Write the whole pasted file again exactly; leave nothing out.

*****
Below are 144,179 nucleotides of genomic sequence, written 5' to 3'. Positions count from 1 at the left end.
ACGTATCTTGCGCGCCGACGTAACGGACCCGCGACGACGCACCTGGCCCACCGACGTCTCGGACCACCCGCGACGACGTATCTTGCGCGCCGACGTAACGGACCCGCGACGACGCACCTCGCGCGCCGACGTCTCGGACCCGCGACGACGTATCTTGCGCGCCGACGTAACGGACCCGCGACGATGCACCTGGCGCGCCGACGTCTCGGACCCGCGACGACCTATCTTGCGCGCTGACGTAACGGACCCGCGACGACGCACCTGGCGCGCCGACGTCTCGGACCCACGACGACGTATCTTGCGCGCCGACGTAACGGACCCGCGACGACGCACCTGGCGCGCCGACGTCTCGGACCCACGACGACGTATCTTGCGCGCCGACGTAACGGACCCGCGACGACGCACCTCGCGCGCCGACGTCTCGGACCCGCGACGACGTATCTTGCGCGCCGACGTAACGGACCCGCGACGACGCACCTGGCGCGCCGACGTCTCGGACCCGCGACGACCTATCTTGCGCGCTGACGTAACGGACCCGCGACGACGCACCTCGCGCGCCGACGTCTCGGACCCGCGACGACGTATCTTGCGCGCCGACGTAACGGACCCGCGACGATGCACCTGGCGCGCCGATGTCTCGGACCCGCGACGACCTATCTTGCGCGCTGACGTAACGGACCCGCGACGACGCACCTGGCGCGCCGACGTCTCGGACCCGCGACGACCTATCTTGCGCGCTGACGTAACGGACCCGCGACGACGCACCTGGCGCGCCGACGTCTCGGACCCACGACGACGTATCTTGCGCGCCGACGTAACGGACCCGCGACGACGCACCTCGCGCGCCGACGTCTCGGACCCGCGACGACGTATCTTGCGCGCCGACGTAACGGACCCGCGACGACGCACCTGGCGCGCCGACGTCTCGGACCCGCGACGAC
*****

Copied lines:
Below are 144,179 nucleotides of genomic sequence, written 5' to 3'. Positions count from 1 at the left end.
ACGTATCTTGCGCGCCGACGTAACGGACCCGCGACGACGCACCTGGCCCACCGACGTCTCGGACCACCCGCGACGACGTATCTTGCGCGCCGACGTAACGGACCCGCGACGACGCACCTCGCGCGCCGACGTCTCGGACCCGCGACGACGTATCTTGCGCGCCGACGTAACGGACCCGCGACGATGCACCTGGCGCGCCGACGTCTCGGACCCGCGACGACCTATCTTGCGCGCTGACGTAACGGACCCGCGACGACGCACCTGGCGCGCCGACGTCTCGGACCCACGACGACGTATCTTGCGCGCCGACGTAACGGACCCGCGACGACGCACCTGGCGCGCCGACGTCTCGGACCCACGACGACGTATCTTGCGCGCCGACGTAACGGACCCGCGACGACGCACCTCGCGCGCCGACGTCTCGGACCCGCGACGACGTATCTTGCGCGCCGACGTAACGGACCCGCGACGACGCACCTGGCGCGCCGACGTCTCGGACCCGCGACGACCTATCTTGCGCGCTGACGTAACGGACCCGCGACGACGCACCTCGCGCGCCGACGTCTCGGACCCGCGACGACGTATCTTGCGCGCCGACGTAACGGACCCGCGACGATGCACCTGGCGCGCCGATGTCTCGGACCCGCGACGACCTATCTTGCGCGCTGACGTAACGGACCCGCGACGACGCACCTGGCGCGCCGACGTCTCGGACCCGCGACGACCTATCTTGCGCGCTGACGTAACGGACCCGCGACGACGCACCTGGCGCGCCGACGTCTCGGACCCACGACGACGTATCTTGCGCGCCGACGTAACGGACCCGCGACGACGCACCTCGCGCGCCGACGTCTCGGACCCGCGACGACGTATCTTGCGCGCCGACGTAACGGACCCGCGACGACGCACCTGGCGCGCCGACGTCTCGGACCCGCGACGAC